Aaron Schock should resign from Congress immediately…in fact, he should have resigned a long time ago. In the meantime, I’ll start referring to this latest Schock scandal as the “Bearsgate” scandal.

Did Ohio State football violate NCAA rules on selling memorabilia once again?

In tomorrow night’s College Football Playoff (CFP) championship game, the Buckeyes of The Ohio State University will face off against the Ducks of the University of Oregon at AT&T Stadium in Arlington, Texas.

While the CFP title game in the Jerrydome hasn’t gotten as much media attention as the NFL playoffs, most notably the Packers/Cowboys NFC Divisional game which will take place on the Frozen Tundra of Green Bay in a couple of hours, I do want to bring attention to an apparent violation of NCAA rules by Ohio State.

I came across this tweet by an Auburn University football fan containing a set of four pictures of a Ohio State jersey signed by quarterback Braxton Miller, who is currently a member of the Ohio State football team, but will not play in the CFP title game due to the fact that he’s still recovering from shoulder surgery:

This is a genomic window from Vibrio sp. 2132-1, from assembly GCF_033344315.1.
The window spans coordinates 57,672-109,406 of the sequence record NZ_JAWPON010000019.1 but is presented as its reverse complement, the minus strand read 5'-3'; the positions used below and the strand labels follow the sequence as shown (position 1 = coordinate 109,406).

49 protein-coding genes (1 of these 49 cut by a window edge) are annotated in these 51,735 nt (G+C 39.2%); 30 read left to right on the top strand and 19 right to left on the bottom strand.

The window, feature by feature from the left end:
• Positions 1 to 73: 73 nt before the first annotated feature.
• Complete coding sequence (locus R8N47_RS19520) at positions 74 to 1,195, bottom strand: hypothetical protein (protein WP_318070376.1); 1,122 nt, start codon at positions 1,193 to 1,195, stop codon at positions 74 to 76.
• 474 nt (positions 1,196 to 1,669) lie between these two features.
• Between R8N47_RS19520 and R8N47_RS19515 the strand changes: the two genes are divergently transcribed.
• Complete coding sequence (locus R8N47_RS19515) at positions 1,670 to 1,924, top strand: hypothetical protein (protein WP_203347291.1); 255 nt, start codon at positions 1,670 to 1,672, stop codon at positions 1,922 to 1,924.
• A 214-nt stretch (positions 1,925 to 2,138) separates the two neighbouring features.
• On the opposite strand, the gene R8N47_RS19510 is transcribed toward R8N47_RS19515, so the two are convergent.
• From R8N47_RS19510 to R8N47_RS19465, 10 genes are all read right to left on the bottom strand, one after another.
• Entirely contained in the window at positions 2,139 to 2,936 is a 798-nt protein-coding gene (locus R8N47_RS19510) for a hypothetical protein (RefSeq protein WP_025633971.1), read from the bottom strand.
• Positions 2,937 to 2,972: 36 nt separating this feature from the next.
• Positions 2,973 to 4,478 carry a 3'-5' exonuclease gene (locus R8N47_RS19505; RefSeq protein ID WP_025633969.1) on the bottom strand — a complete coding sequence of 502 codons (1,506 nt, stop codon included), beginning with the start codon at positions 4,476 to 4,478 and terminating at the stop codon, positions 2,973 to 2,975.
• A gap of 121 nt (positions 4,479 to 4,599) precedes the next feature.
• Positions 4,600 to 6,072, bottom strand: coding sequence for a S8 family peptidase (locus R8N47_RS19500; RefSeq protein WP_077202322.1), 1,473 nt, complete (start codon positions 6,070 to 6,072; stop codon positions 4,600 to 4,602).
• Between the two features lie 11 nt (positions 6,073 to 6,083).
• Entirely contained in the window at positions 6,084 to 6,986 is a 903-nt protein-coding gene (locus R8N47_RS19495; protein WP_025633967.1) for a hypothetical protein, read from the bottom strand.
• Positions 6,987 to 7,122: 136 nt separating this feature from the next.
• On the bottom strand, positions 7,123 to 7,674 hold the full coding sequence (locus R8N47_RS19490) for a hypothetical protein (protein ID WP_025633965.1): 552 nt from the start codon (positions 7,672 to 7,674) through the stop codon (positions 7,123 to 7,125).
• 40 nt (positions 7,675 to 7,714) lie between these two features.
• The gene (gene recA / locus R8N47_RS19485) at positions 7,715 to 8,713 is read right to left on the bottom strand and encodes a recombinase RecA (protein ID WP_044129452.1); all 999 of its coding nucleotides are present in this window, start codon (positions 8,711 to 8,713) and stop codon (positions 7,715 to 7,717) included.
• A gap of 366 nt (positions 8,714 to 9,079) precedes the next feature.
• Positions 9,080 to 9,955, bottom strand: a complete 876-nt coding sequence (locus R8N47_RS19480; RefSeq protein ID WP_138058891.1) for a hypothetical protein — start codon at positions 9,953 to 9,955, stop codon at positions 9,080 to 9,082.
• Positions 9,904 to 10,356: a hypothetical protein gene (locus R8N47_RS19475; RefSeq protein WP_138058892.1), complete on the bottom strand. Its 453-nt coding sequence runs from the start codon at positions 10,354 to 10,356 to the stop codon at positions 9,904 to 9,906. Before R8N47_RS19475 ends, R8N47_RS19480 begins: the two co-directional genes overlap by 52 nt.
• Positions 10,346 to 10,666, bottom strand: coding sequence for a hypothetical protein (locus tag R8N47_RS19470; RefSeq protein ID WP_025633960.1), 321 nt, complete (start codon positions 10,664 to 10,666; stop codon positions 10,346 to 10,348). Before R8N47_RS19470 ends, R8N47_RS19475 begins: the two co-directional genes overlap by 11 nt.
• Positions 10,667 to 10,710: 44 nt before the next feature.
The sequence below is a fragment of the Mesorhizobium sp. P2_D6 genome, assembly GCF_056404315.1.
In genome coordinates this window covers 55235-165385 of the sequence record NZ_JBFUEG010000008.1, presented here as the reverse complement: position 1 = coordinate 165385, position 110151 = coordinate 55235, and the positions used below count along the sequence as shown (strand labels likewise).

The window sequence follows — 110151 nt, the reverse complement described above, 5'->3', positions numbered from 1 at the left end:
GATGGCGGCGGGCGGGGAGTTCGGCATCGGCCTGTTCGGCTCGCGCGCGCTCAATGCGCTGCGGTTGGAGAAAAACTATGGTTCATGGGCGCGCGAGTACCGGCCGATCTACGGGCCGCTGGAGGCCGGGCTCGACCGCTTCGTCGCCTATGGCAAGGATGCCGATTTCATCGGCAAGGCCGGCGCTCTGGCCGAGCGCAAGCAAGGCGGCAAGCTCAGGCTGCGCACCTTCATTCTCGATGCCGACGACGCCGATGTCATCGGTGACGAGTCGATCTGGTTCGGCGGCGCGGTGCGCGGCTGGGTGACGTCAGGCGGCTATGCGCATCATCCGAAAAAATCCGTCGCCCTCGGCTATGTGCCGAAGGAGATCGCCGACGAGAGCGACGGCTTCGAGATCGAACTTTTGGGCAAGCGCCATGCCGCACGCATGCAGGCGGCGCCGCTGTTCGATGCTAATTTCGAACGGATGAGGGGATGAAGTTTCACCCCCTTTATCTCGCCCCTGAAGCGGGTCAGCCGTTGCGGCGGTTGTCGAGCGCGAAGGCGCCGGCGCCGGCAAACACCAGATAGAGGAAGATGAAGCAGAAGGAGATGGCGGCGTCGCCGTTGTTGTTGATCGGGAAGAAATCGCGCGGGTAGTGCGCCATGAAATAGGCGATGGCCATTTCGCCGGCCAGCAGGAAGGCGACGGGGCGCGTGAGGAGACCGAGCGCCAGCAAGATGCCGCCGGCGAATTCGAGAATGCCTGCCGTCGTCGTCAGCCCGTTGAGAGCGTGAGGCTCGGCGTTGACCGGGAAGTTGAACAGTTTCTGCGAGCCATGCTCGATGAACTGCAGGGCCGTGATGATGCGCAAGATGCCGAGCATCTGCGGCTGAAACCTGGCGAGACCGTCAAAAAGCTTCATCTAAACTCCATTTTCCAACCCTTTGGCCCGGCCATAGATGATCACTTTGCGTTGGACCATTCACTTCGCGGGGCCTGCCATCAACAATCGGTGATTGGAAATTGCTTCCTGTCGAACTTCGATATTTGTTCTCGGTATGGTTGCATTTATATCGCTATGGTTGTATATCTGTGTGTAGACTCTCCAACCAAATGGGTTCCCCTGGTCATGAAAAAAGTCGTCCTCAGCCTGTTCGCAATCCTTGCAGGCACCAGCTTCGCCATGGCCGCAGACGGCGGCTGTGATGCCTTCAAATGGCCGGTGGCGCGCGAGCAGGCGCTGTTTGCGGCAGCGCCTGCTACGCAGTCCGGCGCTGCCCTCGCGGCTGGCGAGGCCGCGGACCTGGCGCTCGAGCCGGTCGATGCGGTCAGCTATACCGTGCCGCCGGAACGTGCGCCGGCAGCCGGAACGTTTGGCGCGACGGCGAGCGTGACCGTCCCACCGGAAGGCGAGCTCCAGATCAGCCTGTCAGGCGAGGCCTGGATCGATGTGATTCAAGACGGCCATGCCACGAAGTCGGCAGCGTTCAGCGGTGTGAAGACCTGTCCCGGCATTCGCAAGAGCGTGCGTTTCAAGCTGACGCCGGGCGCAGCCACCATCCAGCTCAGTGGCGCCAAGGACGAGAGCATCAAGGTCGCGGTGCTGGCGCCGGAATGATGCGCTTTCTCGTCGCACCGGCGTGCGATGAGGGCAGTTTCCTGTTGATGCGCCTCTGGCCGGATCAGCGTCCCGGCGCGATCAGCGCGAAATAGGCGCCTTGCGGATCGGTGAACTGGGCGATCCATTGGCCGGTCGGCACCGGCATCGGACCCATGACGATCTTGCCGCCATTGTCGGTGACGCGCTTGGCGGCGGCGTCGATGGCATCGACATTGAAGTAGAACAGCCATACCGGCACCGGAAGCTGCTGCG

Since Miller is still a member of the Ohio State football team, Miller may have violated NCAA rules that prohibit student-athletes in NCAA-sanctioned collegiate sports from selling official jerseys, other types of sports gear, and awards while a member of the team. NCAA rules prohibit student-athletes from profiting off of sales of memorabilia and awards, and disciplinary action can range anywhere from a mandatory donation to charity to the player being suspended or declared ineligible to sanctions, such as bans from postseason play, against the player’s team.

This isn’t the first time an Ohio State player sold memorabilia while a member of the school’s football team. In 2010, when Terrelle Pryor, now the quarterback for the NFL’s Carolina Panthers, was a college football player for Ohio State, he and four of his college teammates were caught selling jerseys, championship rings, and trophies to a tattoo dealer, which resulted in Pryor and the other four players being suspended by the NCAA for the first five games of the 2011 season.

The NCAA should definitely investigate whether or not Braxton Miller violated NCAA rules prohibiting memorabilia sales.